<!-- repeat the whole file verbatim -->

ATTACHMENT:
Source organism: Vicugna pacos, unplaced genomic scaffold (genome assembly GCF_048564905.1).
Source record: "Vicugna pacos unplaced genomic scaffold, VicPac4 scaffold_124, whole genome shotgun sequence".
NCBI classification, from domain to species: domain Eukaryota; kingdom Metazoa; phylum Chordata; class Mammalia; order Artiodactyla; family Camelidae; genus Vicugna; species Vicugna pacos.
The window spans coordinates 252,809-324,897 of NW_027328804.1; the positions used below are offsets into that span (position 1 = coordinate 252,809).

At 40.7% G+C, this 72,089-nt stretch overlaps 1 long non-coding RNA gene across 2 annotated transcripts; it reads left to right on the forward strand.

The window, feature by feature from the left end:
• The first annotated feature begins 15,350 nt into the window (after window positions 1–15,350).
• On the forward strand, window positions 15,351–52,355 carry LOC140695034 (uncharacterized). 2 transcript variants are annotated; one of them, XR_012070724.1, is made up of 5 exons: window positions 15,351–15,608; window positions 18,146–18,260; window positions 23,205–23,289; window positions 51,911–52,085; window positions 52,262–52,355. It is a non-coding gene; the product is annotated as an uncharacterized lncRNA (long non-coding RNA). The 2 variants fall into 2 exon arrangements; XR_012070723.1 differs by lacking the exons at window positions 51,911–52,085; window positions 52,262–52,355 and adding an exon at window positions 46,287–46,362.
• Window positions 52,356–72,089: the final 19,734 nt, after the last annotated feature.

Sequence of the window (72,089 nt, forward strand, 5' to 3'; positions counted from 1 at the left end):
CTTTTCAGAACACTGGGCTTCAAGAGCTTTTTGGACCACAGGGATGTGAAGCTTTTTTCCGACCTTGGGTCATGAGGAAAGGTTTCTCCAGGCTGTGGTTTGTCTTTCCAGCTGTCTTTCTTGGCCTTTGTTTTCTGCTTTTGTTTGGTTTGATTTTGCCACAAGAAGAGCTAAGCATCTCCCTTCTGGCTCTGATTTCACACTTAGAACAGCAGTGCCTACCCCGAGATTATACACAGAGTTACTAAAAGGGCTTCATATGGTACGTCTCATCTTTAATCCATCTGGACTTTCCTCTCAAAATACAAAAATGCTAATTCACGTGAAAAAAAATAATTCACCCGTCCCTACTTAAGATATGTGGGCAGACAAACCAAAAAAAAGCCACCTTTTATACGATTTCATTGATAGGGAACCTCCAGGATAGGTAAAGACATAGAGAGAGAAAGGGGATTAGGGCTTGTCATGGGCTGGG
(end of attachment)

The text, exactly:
Source organism: Vicugna pacos, unplaced genomic scaffold (genome assembly GCF_048564905.1).
Source record: "Vicugna pacos unplaced genomic scaffold, VicPac4 scaffold_124, whole genome shotgun sequence".
NCBI classification, from domain to species: domain Eukaryota; kingdom Metazoa; phylum Chordata; class Mammalia; order Artiodactyla; family Camelidae; genus Vicugna; species Vicugna pacos.
The window spans coordinates 252,809-324,897 of NW_027328804.1; the positions used below are offsets into that span (position 1 = coordinate 252,809).

At 40.7% G+C, this 72,089-nt stretch overlaps 1 long non-coding RNA gene across 2 annotated transcripts; it reads left to right on the forward strand.

The window, feature by feature from the left end:
• The first annotated feature begins 15,350 nt into the window (after window positions 1–15,350).
• On the forward strand, window positions 15,351–52,355 carry LOC140695034 (uncharacterized). 2 transcript variants are annotated; one of them, XR_012070724.1, is made up of 5 exons: window positions 15,351–15,608; window positions 18,146–18,260; window positions 23,205–23,289; window positions 51,911–52,085; window positions 52,262–52,355. It is a non-coding gene; the product is annotated as an uncharacterized lncRNA (long non-coding RNA). The 2 variants fall into 2 exon arrangements; XR_012070723.1 differs by lacking the exons at window positions 51,911–52,085; window positions 52,262–52,355 and adding an exon at window positions 46,287–46,362.
• Window positions 52,356–72,089: the final 19,734 nt, after the last annotated feature.

Sequence of the window (72,089 nt, forward strand, 5' to 3'; positions counted from 1 at the left end):
CTTTTCAGAACACTGGGCTTCAAGAGCTTTTTGGACCACAGGGATGTGAAGCTTTTTTCCGACCTTGGGTCATGAGGAAAGGTTTCTCCAGGCTGTGGTTTGTCTTTCCAGCTGTCTTTCTTGGCCTTTGTTTTCTGCTTTTGTTTGGTTTGATTTTGCCACAAGAAGAGCTAAGCATCTCCCTTCTGGCTCTGATTTCACACTTAGAACAGCAGTGCCTACCCCGAGATTATACACAGAGTTACTAAAAGGGCTTCATATGGTACGTCTCATCTTTAATCCATCTGGACTTTCCTCTCAAAATACAAAAATGCTAATTCACGTGAAAAAAAATAATTCACCCGTCCCTACTTAAGATATGTGGGCAGACAAACCAAAAAAAAGCCACCTTTTATACGATTTCATTGATAGGGAACCTCCAGGATAGGTAAAGACATAGAGAGAGAAAGGGGATTAGGGCTTGTCATGGGCTGGG